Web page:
Saturday, November 03, 2012
How Mobile Device Apps Disrupt Corp Travel Policy
To what degree are business travelers using mobile device technology? What types of mobile offerings disrupt legacy corporate travel policies, and in what ways? How frequently are guidelines for mobile usage communicated? These were the key questions that eMarketer considered during their latest assessment.
Granted, mobile devices have enabled more productive business travel, allowing people to stay in touch and adapt to changing schedule needs -- among the many other apparent benefits.
The same devices can also create challenges for typical corporate travel managers trying to contain their organization's expenses. According to a new eMarketer study, many travel managers are therefore evolving their travel policies to address the current environment.
Moreover, according to an AirPlus International study during 2012, 95 percent of travel managers worldwide said they were either making policies more stringent or keeping them the same going forward.
Managed corporate travel is a unique marketplace because its buyers are not the same as its consumers -- and those groups often have needs that are at odds with each other.
Travel marketers are focused on creating mobile apps and solutions for the end user, versus for someone managing bulk corporate travel planning activities. That user adoption is growing. And, they're gaining lots of new app subscribers.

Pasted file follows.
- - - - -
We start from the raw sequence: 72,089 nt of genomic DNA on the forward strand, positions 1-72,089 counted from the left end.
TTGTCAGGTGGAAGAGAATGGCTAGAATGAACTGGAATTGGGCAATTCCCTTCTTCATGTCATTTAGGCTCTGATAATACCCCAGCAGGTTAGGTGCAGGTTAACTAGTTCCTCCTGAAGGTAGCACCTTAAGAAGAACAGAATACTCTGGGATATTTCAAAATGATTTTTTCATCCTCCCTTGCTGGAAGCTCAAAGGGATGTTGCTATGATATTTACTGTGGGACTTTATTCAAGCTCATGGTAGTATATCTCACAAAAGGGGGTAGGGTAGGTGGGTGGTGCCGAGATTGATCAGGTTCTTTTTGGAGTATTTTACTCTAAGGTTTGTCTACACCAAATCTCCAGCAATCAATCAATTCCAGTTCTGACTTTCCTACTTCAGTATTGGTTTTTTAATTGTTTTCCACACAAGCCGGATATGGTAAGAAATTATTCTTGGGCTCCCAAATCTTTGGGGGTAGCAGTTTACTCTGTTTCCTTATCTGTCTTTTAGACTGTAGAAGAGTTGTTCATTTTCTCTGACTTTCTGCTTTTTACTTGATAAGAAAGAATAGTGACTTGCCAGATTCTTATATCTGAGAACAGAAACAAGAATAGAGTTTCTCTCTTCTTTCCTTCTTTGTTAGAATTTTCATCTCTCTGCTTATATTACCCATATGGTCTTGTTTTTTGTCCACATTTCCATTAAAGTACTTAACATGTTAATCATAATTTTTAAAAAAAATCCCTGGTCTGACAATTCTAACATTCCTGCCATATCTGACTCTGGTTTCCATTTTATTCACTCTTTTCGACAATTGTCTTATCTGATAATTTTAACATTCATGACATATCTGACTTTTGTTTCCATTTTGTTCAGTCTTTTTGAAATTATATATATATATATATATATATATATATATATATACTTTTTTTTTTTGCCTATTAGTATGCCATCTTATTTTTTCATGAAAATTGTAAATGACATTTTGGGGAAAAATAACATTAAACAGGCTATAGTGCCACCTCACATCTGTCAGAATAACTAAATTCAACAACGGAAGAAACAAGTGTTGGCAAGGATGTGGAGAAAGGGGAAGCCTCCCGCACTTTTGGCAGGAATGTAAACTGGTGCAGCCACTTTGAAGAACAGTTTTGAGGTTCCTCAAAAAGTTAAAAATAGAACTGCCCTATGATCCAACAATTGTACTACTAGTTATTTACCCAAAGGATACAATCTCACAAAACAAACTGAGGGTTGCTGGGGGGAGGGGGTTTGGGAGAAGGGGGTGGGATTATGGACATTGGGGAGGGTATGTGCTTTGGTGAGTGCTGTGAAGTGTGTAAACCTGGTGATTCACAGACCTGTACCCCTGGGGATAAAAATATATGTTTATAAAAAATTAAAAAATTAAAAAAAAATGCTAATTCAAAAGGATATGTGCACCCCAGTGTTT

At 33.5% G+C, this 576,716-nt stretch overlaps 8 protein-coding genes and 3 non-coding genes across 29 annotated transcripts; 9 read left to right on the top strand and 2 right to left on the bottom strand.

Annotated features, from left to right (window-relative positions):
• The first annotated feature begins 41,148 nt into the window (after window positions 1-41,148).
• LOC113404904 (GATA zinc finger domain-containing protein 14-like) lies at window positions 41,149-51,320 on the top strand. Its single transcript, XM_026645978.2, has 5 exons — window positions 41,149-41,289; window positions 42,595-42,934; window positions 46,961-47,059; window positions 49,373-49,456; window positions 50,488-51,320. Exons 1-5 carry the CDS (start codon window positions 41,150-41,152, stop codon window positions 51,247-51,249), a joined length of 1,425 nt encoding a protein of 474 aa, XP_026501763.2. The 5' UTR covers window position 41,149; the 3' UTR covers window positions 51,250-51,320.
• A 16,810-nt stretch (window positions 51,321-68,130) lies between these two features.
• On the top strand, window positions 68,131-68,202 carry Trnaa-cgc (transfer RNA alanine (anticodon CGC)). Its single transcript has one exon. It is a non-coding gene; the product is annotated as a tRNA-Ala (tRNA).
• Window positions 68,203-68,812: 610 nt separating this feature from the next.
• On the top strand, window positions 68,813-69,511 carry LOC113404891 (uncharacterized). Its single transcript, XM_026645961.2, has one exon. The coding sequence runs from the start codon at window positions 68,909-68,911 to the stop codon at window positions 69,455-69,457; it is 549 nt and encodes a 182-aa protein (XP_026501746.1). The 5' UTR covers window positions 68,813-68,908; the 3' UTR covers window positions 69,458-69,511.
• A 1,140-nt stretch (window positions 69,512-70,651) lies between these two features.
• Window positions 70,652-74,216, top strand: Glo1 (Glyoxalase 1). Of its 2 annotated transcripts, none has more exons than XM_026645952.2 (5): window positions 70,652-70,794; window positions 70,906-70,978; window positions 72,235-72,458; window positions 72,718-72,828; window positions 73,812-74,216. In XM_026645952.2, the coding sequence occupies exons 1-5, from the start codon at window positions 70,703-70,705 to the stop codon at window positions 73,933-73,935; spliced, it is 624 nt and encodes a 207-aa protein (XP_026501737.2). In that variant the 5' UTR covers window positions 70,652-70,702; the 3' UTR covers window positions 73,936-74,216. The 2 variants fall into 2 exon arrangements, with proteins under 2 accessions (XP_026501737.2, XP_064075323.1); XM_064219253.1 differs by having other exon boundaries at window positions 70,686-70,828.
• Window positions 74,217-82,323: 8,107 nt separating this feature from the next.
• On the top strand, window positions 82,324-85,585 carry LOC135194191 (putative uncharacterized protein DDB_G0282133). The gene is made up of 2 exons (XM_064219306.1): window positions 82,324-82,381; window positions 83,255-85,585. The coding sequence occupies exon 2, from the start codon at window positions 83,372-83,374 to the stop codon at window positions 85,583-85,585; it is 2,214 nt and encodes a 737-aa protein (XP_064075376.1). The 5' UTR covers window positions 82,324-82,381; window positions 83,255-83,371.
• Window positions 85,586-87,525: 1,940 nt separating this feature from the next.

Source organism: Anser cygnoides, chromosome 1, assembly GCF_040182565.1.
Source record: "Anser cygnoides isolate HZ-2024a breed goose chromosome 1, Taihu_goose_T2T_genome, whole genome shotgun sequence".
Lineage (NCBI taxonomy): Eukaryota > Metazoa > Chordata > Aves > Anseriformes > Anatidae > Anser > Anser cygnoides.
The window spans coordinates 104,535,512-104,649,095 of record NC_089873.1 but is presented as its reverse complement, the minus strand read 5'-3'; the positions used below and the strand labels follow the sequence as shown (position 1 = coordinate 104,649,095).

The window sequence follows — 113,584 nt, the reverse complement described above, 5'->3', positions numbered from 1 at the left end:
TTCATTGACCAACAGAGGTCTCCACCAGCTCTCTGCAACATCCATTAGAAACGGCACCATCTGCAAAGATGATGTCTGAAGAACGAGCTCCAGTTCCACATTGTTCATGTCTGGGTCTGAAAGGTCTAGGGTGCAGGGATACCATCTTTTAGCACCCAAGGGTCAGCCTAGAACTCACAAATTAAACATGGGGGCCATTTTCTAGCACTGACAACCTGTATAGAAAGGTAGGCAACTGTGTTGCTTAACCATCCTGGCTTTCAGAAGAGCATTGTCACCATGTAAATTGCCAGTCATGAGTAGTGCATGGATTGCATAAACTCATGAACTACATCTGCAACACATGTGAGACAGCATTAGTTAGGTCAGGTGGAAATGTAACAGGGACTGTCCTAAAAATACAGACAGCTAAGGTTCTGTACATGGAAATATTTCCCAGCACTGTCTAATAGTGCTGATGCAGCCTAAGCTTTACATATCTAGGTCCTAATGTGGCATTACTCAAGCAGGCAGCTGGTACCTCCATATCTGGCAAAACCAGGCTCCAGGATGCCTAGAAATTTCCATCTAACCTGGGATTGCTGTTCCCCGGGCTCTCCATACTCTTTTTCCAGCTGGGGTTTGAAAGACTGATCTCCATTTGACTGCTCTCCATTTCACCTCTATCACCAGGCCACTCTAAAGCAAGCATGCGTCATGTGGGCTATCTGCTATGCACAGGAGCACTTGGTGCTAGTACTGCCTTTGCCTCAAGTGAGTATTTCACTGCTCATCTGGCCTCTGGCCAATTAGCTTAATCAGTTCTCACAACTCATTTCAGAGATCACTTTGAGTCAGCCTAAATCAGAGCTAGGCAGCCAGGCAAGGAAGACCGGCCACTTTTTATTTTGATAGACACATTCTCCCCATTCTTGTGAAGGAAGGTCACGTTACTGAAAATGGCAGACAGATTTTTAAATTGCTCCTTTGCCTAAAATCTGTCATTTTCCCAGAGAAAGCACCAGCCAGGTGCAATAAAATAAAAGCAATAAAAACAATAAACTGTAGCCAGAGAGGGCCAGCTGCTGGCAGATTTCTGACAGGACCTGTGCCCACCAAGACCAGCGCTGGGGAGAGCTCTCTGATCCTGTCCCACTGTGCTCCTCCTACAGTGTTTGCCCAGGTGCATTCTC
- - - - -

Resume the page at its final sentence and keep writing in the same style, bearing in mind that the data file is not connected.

Business travelers continue to access a multitude of travel information. According to Google and Ipsos MediaCT’s August 2012 study, 57 percent of American business travelers reported using mobile devices to access travel information this year, compared to just 38 percent of U.S. leisure travelers.
These tools give travel managers the opportunity to connect with their employees. At the same time, more devices means an increasing likelihood that business travelers will be free to use the best-fit solutions, such as last-minute booking apps.
The main reason travelers give for engaging in activities contrary to corporate policy is lack of awareness of company guidelines -- if they exist at all.
In fact, few travel managers define the use of mobile bookings. According to a GBTA Foundation study, only 18 percent of travel professionals worldwide had integrated information designed to educate travelers on travel policy into mobile booking tools.
Since mobile policy creation and compliance is predicated on communication between corporate travel managers and their company employees, savvy marketers that develop solutions addressing the needs of both sides will likely have an advantage.